Doctrine of Election

By Palak Verma, Amity University

Editor’s Note: Notes on the Doctrine of Election as laid down in Section 35 of the Transfer of Property Act.

SECTION 35- ELECTION WHEN NECESSARY

Where a person professes to transfer property which he has no right to transfer, and as part of the same transaction confers any benefit on the owner of the property, such owner must elect either to confirm such transfer or to dissent from it, and the benefit so relinquished shall revert to the transferor or his representative as if it had not been disposed of, subject nevertheless:

Where the transfer is gratuitous and the transferor has before the election, died or otherwise becomes incapable of making a fresh transfer,

And in all cases where the transfer is for consideration,

To the charge of making good to the disappointed transferee the   amount or value of the property attempted to be transferred to him.

Maitland stated the doctrine of election as follows:

“He who accepts a benefit under a deed or will or other instrument, must-

  • Adopt the whole contents of the instrument
  • Conform to all its provisions: and
  • Renounce all rights that are inconsistent with it”

While the same principle was stated in the White and Tudor’s  case in Equity……”Election is the obligation imposed upon a party by Courts of Equity to choose between two inconsistent or alternative rights of claims in case where there is a clear intention of the person from whom derives one that he should not enjoy both. That he who accepts a benefit under a deed or will must adopt the whole contents of the instrument.”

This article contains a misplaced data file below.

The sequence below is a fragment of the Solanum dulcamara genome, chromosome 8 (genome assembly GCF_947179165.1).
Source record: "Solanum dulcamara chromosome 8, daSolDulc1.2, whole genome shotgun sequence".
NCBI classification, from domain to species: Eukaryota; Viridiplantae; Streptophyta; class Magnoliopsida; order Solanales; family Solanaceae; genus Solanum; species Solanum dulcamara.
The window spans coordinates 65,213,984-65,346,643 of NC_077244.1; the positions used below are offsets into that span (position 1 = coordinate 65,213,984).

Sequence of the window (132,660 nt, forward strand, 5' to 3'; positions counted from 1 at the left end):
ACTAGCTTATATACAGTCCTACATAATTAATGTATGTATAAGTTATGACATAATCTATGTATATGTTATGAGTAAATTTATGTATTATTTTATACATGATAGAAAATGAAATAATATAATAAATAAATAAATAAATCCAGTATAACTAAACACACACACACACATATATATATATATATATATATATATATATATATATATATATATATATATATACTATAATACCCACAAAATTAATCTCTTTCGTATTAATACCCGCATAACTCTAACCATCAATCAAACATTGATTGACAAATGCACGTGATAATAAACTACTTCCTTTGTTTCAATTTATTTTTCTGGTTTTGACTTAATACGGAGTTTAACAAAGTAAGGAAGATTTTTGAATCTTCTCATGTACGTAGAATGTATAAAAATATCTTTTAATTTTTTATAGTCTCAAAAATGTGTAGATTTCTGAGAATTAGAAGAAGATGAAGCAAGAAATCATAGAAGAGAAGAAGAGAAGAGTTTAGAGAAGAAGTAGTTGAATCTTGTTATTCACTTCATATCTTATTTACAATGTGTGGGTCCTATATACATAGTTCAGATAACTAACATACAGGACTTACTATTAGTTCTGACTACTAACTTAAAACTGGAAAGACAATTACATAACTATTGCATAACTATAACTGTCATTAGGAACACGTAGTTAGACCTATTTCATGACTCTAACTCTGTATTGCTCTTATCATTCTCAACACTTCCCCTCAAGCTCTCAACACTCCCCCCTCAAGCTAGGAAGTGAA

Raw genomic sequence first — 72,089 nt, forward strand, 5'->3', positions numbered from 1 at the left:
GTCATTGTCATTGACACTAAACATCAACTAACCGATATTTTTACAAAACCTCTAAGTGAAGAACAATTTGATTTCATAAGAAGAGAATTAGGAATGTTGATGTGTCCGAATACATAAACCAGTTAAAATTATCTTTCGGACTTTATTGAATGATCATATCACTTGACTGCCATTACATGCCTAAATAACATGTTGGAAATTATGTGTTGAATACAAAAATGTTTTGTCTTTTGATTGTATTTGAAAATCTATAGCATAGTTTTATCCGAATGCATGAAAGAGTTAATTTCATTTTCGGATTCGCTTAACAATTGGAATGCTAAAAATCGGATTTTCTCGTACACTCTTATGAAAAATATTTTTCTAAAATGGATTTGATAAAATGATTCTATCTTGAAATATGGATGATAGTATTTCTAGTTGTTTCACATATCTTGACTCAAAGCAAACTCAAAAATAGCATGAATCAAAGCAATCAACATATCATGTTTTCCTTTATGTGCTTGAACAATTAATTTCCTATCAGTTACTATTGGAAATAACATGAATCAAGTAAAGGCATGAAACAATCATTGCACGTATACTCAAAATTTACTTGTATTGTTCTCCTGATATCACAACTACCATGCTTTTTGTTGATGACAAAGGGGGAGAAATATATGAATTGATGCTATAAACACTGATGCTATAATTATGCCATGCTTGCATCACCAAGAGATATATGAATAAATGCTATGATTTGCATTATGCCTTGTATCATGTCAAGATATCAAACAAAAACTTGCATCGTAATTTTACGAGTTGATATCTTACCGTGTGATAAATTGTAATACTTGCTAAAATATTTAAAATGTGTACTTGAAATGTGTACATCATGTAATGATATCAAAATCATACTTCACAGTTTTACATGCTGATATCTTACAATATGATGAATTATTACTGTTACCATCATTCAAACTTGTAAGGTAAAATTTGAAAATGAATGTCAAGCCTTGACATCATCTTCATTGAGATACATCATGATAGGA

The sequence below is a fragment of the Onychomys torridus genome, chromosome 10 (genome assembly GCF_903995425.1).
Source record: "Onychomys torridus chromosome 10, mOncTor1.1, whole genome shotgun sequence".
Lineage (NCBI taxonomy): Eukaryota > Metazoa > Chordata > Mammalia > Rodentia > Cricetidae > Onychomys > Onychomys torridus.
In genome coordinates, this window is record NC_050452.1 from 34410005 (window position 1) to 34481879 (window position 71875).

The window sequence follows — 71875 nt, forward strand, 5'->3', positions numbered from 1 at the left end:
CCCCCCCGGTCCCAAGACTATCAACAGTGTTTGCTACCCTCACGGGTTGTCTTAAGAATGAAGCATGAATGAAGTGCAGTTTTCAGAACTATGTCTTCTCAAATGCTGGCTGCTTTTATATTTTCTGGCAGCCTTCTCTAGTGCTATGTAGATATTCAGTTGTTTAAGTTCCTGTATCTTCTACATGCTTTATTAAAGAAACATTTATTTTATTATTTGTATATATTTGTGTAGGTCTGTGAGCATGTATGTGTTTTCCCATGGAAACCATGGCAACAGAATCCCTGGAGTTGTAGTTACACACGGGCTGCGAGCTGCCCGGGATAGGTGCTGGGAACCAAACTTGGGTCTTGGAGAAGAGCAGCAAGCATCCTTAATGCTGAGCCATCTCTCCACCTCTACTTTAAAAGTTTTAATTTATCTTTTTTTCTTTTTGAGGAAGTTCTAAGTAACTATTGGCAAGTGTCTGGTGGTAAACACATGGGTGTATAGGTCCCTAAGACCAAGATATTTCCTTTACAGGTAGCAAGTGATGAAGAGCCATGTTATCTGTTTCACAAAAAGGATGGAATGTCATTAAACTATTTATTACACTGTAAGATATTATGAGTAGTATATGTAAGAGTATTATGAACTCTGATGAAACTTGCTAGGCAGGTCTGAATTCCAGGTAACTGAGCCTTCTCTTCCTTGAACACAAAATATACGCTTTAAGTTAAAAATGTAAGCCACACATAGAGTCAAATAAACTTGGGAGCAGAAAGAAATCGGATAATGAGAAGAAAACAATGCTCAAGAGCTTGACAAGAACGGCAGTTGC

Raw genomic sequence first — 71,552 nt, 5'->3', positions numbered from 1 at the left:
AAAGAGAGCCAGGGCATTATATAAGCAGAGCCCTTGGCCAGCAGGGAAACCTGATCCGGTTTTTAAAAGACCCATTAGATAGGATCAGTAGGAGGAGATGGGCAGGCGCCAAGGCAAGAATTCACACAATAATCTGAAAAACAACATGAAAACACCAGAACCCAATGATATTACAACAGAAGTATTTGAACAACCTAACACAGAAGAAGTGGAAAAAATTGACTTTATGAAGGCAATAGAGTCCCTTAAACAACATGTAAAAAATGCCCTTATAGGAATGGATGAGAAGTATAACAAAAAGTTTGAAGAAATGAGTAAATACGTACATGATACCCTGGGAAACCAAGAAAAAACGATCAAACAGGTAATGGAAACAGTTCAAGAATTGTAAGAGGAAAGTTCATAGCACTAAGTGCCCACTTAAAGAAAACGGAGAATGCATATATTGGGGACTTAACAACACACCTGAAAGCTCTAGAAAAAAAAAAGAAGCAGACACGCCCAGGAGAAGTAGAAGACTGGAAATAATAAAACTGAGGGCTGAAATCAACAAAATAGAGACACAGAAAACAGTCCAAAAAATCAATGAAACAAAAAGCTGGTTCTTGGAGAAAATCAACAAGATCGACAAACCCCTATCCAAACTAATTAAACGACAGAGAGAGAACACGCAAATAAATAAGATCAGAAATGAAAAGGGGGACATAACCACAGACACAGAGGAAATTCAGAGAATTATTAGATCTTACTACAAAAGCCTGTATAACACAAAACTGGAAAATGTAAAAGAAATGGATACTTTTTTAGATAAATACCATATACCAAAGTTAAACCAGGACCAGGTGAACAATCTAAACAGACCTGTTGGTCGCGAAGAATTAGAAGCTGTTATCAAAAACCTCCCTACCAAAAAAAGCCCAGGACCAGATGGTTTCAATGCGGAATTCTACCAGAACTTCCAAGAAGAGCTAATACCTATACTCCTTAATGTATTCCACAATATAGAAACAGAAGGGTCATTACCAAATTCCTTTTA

It is an obligation, to choose between two inconsistent or alternative rights in a case where there is a clear intention of the grantor that the grantee should not enjoy both. The foundation of the election is that the person taking a benefit under an instrument must also bear the burden.

MST. DHANPATTI V. DEVI PRASAD AND ORS., AIR 1970 SCD 174

The law pertaining to the election is set out in Section 35(1) of the Transfer of Property Act. Before there can be an election there must be: (1) a transfer of a property by a person who has no right to transfer (2) as apart of the same transaction, he must confer some benefit on the owner of the property; and (3) such owner must elect either to confirm such transfer or to dissent from it.

ANALYSIS OF SECTION 35

  1. The transferor must profess to transfer a property which he has no right to transfer. It is immaterial whether in doing so he knows or does not know it to be lost his property.
  2. He must confer a benefit on the owner whose property he purports to transfer to another person
  3. The two things (viz., the transfer and conferring of the benefits) must form parts of the same transaction.
  4. The benefit must be conferred on him in the same capacity in which he is the owner of the property. Eg. B is the guardian of his son , B may keep his own property, and  also take as his guardian Rs. 1000/-

 ELECTION LIMITED TO PART OF BENEFIT

It is an exception to the general rule that if a person elects against the instrument, he will forfeit the whole of the benefit received under it. For Eg. Suppose A transfers a property X belonging to B and by the same instrument confers benefits, a, b, c on B and it is expressly stated that the benefit c is given to B in lieu of property X, then, if B elects to retain X, he will not be bound to relinquish all the benefits conferred on him by the instrument but only c which is expressed to be in lieu of X.

PRESUMPTION AS TO ELECTION

  1. If the benefit has been enjoyed for two years without doing any act to express dissent, it shall be presumed that he had the knowledge or he waived enquiry.
  2. If he has done act which render it impossible to place the person interested in the property professed to be transferred in the same condition as if such act had not been done.

Edited by Hariharan Kumar

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